2. Original layouts can be more easily implemented due to the emergence of CSS (Cascading Style Sheets) technology. Prior to CSS, it took much work (and therefore much money) to create designs with ‘punch’ as every design demanded hours upon hours of work with HTML (Hypertext Markup Language), the old standard for writing and creating custom designs. CSS has freed Web designers from these restrictions, and of course, saves clients a great deal of money spent on man hours, leading more clients to demand great looking custom designs.
3. Navigation and usability have also increased, once the restrictions were lifted from the creation and development of custom sites. Oddly enough, for some reason, many years ago, it was thought ‘common knowledge’ that all sites should contain a left-hand navigation bar, and nothing else. This was the old standard that designers had used for decades and no one thought to question this practice. This gave rise to sites that were for the most part ‘cookie cutter’ varieties, each having the same standard layout and left-hand navigation bar layout. Creative use of right-hand navigation bars and other techniques have created sites that are very much different in layout and navigation than the old standards, and this has not proven to be a detriment for most E-commerce businesses. In fact, uniqueness seems to be more memorable, and may indeed be a competitive edge in itself.
4. The emergence of WYSIWYG (What You See Is What You Get) HTML technologies has opened up a whole new world of creative fonts, creative color schemes, and creative layouts. With WYSIWYG, designers can see exactly how a site will appear all through the process, eliminating much of the time consuming trial and error that preceded this. Even novice designers and those that seek to create their own site can benefit from WYSIWYG, as most Web site creation software and online sites used for Web site design incorporates this technology, which is easy to use for almost anyone and requires no coding language knowledge.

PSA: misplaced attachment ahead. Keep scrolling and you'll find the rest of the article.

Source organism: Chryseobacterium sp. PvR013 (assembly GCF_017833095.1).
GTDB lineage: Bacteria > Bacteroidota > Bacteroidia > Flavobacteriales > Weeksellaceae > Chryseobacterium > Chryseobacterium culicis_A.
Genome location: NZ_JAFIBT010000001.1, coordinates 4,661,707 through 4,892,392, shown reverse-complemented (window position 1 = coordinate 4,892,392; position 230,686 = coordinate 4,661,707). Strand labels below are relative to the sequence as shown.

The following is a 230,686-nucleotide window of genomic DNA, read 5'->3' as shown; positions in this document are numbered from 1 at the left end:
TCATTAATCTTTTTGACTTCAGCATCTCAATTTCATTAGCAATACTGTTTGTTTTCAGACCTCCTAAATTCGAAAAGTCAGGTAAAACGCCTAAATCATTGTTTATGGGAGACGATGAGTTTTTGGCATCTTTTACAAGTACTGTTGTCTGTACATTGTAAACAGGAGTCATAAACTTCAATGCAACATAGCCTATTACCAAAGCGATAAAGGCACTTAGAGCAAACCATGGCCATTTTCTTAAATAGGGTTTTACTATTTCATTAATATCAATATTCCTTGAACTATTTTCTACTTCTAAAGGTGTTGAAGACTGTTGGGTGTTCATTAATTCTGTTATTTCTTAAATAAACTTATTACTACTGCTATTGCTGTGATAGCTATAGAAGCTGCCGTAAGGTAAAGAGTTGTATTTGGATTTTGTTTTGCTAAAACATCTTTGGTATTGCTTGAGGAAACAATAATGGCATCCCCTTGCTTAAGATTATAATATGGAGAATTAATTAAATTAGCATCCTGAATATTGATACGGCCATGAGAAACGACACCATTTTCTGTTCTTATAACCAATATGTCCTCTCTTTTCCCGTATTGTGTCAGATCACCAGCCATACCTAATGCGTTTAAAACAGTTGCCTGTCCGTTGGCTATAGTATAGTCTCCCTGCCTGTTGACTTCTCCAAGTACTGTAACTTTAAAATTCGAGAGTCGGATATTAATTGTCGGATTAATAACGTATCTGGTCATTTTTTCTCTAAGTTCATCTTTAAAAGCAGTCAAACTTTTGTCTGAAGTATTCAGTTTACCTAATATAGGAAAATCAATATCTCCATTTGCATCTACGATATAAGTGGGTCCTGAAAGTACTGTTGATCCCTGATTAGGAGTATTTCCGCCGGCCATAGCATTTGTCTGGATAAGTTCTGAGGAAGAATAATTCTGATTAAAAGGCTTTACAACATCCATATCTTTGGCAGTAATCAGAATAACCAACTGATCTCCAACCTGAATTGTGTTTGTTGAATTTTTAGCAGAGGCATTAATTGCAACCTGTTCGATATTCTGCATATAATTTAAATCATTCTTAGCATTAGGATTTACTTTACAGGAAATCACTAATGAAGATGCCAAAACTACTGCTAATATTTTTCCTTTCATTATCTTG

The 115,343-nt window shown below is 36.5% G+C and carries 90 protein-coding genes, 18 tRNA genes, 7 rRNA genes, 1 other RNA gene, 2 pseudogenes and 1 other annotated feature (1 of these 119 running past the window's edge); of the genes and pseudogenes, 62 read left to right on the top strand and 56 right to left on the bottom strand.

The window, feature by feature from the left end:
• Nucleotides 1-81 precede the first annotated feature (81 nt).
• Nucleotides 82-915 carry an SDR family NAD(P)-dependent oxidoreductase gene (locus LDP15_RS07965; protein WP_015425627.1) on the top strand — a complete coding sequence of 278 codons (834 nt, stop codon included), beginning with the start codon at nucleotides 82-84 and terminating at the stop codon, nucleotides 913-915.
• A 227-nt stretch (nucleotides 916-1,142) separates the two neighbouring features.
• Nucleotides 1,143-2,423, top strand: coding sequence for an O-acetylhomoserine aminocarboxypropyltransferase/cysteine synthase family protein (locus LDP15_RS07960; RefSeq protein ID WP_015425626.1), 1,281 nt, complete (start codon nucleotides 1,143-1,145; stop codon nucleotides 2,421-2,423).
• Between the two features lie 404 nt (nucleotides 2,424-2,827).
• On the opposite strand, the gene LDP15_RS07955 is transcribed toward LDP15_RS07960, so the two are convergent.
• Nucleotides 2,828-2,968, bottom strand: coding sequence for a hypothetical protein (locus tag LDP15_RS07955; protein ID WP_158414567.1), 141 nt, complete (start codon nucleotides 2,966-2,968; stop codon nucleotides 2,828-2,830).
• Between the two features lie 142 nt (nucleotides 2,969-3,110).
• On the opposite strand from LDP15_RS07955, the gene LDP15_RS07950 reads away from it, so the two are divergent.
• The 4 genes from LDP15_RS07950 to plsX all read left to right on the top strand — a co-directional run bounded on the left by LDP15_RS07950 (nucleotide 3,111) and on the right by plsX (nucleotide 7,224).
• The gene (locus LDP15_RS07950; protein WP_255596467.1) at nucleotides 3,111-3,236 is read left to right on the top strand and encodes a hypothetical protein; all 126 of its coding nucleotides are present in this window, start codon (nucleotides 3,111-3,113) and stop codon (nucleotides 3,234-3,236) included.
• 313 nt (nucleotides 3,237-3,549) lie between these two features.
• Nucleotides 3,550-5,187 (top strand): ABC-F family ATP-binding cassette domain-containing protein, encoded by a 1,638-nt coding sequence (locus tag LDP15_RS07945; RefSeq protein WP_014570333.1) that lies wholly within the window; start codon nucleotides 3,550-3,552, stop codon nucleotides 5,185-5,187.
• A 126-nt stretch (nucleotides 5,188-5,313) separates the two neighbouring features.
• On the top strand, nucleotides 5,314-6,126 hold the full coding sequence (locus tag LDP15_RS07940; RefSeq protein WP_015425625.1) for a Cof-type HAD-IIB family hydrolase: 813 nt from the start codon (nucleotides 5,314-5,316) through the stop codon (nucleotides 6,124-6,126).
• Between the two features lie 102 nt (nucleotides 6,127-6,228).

5. Better flash techniques have also been discovered and employed in the past several years, leading to greater effectiveness of flash sites, and faster upload speeds (a problem with flash prior to the technological advances was slow loading). Sites that employ flash now have a more professional look and feel to them, and flash is used often now in the construction of online videos and games that appear on sites and educates and entertains visitors.
The past decade in technology has indeed lent itself to the emergence of superior creativity in Web site design and Web development by Web masters. Gone are the old days of stagnantly designed sites, the ‘same old, same old’ fonts, dull colors, and slow-loading and ineffective flash. It seems now, that the sky is the limit with customization of sites, and this can only be called one of the best developments of this century. Beautiful sites, that will hopefully bring beautiful results to personal and E-commerce clients, are now standard, and the future looks brighter than ever for Web site designers and developers!
About the Author: Nathan Drew Sire, President of Captain Media, services the web design/development market. He’s been developing code since the age of eight. You can read more about his company at http://www.captainmedia.com or contact him at firstname.lastname@example.org